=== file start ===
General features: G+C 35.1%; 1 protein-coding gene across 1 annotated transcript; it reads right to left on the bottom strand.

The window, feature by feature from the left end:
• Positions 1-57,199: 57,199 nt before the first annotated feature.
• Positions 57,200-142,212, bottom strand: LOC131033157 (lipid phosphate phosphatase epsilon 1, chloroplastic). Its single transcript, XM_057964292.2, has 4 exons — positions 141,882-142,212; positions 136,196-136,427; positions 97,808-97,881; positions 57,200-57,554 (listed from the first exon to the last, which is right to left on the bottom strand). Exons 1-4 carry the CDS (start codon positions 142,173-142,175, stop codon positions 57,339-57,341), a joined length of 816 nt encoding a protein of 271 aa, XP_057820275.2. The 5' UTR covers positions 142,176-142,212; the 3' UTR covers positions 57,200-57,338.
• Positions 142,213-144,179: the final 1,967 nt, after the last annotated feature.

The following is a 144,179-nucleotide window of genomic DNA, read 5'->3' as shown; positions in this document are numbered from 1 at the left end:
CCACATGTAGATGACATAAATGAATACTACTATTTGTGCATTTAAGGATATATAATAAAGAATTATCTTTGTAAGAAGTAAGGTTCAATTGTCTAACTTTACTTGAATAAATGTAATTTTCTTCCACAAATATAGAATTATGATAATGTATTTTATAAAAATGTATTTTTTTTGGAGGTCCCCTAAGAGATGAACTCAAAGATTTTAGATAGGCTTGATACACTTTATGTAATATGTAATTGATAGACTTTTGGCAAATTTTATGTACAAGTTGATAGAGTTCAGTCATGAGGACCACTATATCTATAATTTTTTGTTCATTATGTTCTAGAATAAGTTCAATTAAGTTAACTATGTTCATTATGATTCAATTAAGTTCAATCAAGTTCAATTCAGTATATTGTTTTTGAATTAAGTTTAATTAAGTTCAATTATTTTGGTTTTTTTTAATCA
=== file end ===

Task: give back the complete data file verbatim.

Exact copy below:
General features: G+C 35.1%; 1 protein-coding gene across 1 annotated transcript; it reads right to left on the bottom strand.

The window, feature by feature from the left end:
• Positions 1-57,199: 57,199 nt before the first annotated feature.
• Positions 57,200-142,212, bottom strand: LOC131033157 (lipid phosphate phosphatase epsilon 1, chloroplastic). Its single transcript, XM_057964292.2, has 4 exons — positions 141,882-142,212; positions 136,196-136,427; positions 97,808-97,881; positions 57,200-57,554 (listed from the first exon to the last, which is right to left on the bottom strand). Exons 1-4 carry the CDS (start codon positions 142,173-142,175, stop codon positions 57,339-57,341), a joined length of 816 nt encoding a protein of 271 aa, XP_057820275.2. The 5' UTR covers positions 142,176-142,212; the 3' UTR covers positions 57,200-57,338.
• Positions 142,213-144,179: the final 1,967 nt, after the last annotated feature.

The following is a 144,179-nucleotide window of genomic DNA, read 5'->3' as shown; positions in this document are numbered from 1 at the left end:
CCACATGTAGATGACATAAATGAATACTACTATTTGTGCATTTAAGGATATATAATAAAGAATTATCTTTGTAAGAAGTAAGGTTCAATTGTCTAACTTTACTTGAATAAATGTAATTTTCTTCCACAAATATAGAATTATGATAATGTATTTTATAAAAATGTATTTTTTTTGGAGGTCCCCTAAGAGATGAACTCAAAGATTTTAGATAGGCTTGATACACTTTATGTAATATGTAATTGATAGACTTTTGGCAAATTTTATGTACAAGTTGATAGAGTTCAGTCATGAGGACCACTATATCTATAATTTTTTGTTCATTATGTTCTAGAATAAGTTCAATTAAGTTAACTATGTTCATTATGATTCAATTAAGTTCAATCAAGTTCAATTCAGTATATTGTTTTTGAATTAAGTTTAATTAAGTTCAATTATTTTGGTTTTTTTTAATCA